We were really needing a solution to house the 5 small chicks that had been living in a plastic tub in the garage. As a short term solution, I had been taking them outside each day and letting them roam in the "peck & play" coop that I have. It reminds me of the mesh foldable laundry baskets college students use. Our original small coop would work well except for the fact that the door is broken from the last nighttime attack.
We thought the A-frame coop would work for the chicks, so we contacted the seller and drove out to pick it up within a few hours. Turns out we're the third owners.
It's a bit more than we actually need at the moment. It has two access doors on each end, and moveable upper side panels. There is also a watering system, gravity fed from a bucket that sits on top to several valves inside. It is designed to be moved every few days, but it is quite heavy and requires two people to move it. Some of the hardware cloth was loose, so we tried to tack it down around the edges before moving the chicks to their new home.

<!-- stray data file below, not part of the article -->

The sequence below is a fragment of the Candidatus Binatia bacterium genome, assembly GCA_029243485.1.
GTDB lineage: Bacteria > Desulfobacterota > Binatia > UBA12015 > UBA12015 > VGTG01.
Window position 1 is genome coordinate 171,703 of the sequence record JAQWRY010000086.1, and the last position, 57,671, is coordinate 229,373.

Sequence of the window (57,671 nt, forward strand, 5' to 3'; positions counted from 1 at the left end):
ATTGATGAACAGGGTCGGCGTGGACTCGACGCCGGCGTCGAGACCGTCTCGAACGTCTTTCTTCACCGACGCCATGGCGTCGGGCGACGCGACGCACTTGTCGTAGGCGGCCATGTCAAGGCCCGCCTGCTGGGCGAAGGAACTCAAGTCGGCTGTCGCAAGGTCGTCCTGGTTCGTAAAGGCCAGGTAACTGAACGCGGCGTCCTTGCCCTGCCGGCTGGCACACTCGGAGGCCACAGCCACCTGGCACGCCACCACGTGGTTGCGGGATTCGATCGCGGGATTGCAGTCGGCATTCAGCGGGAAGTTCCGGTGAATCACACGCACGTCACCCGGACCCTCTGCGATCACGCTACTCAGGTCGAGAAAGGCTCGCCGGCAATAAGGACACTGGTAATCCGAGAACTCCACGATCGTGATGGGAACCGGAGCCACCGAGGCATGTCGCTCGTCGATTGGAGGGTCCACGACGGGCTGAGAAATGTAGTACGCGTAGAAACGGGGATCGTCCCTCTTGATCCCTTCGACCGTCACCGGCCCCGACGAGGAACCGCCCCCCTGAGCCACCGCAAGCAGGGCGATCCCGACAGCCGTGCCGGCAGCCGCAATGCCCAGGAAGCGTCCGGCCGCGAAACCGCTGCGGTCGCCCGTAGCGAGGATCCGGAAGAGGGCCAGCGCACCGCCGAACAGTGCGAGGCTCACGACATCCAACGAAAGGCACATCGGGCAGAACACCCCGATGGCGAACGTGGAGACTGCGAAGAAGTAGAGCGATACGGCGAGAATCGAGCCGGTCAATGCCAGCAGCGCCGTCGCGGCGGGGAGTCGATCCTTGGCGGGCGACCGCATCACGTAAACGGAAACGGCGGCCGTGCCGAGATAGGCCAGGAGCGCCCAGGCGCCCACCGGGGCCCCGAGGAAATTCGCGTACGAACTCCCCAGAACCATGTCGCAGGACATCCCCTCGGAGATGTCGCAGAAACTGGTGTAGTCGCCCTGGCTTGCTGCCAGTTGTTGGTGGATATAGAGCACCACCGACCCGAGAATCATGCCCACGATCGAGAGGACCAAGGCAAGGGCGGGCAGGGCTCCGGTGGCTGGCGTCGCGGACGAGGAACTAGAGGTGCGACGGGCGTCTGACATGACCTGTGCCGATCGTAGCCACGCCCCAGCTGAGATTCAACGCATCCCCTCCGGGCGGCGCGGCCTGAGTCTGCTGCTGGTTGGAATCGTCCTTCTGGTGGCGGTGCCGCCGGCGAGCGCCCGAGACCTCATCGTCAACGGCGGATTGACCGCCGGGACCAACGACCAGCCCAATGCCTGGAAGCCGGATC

|The chicks liked the soft sided "peck & play" after being confined to a tub.|
|The coop is about 7 feet long.|
|We turned it over on its side to repair the hardware cloth.|
|The hardware cloth was not tacked down in some places.|
|We used "U" nails to tack it down.|
|The top doors on each end are designed as nesting boxes for laying hens.|
|The lower doors allow access to the chicks as they graze on the ground.|
|The automatic watering system uses a small bucket.|
|The water runs along the inside and has several valves.|
|There is a small trap door with a ramp to allow them to climb upstairs.|